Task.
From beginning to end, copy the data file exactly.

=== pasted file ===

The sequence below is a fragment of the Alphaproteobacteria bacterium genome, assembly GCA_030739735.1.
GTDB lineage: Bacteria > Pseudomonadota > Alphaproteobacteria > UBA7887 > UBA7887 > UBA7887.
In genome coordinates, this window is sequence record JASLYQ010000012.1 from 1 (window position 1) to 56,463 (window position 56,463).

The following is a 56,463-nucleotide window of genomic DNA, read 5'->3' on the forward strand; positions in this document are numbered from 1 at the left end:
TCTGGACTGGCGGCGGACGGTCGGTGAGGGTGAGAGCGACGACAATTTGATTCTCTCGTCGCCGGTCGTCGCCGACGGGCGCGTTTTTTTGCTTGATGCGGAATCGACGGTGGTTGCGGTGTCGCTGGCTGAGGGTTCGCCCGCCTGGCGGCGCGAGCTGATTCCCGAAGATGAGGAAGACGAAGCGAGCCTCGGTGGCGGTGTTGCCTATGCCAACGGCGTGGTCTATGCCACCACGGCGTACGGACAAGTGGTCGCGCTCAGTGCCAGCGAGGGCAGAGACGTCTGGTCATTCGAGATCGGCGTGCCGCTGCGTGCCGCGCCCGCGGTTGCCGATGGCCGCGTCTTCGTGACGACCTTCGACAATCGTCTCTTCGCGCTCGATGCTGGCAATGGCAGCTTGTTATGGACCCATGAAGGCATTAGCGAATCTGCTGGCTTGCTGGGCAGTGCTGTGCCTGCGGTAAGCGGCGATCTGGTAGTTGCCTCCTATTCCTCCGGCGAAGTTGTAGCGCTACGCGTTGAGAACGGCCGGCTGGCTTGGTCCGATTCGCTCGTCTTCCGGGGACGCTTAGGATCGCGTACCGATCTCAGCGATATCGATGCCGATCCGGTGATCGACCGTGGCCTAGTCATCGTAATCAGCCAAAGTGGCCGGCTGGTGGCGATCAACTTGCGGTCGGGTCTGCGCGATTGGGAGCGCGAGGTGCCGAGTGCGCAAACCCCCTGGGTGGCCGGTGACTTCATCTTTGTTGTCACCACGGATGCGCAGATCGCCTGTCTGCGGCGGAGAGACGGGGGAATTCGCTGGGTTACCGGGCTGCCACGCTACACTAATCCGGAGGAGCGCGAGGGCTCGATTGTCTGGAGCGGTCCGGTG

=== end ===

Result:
The sequence below is a fragment of the Alphaproteobacteria bacterium genome, assembly GCA_030739735.1.
GTDB lineage: Bacteria > Pseudomonadota > Alphaproteobacteria > UBA7887 > UBA7887 > UBA7887.
In genome coordinates, this window is sequence record JASLYQ010000012.1 from 1 (window position 1) to 56,463 (window position 56,463).

The following is a 56,463-nucleotide window of genomic DNA, read 5'->3' on the forward strand; positions in this document are numbered from 1 at the left end:
TCTGGACTGGCGGCGGACGGTCGGTGAGGGTGAGAGCGACGACAATTTGATTCTCTCGTCGCCGGTCGTCGCCGACGGGCGCGTTTTTTTGCTTGATGCGGAATCGACGGTGGTTGCGGTGTCGCTGGCTGAGGGTTCGCCCGCCTGGCGGCGCGAGCTGATTCCCGAAGATGAGGAAGACGAAGCGAGCCTCGGTGGCGGTGTTGCCTATGCCAACGGCGTGGTCTATGCCACCACGGCGTACGGACAAGTGGTCGCGCTCAGTGCCAGCGAGGGCAGAGACGTCTGGTCATTCGAGATCGGCGTGCCGCTGCGTGCCGCGCCCGCGGTTGCCGATGGCCGCGTCTTCGTGACGACCTTCGACAATCGTCTCTTCGCGCTCGATGCTGGCAATGGCAGCTTGTTATGGACCCATGAAGGCATTAGCGAATCTGCTGGCTTGCTGGGCAGTGCTGTGCCTGCGGTAAGCGGCGATCTGGTAGTTGCCTCCTATTCCTCCGGCGAAGTTGTAGCGCTACGCGTTGAGAACGGCCGGCTGGCTTGGTCCGATTCGCTCGTCTTCCGGGGACGCTTAGGATCGCGTACCGATCTCAGCGATATCGATGCCGATCCGGTGATCGACCGTGGCCTAGTCATCGTAATCAGCCAAAGTGGCCGGCTGGTGGCGATCAACTTGCGGTCGGGTCTGCGCGATTGGGAGCGCGAGGTGCCGAGTGCGCAAACCCCCTGGGTGGCCGGTGACTTCATCTTTGTTGTCACCACGGATGCGCAGATCGCCTGTCTGCGGCGGAGAGACGGGGGAATTCGCTGGGTTACCGGGCTGCCACGCTACACTAATCCGGAGGAGCGCGAGGGCTCGATTGTCTGGAGCGGTCCGGTG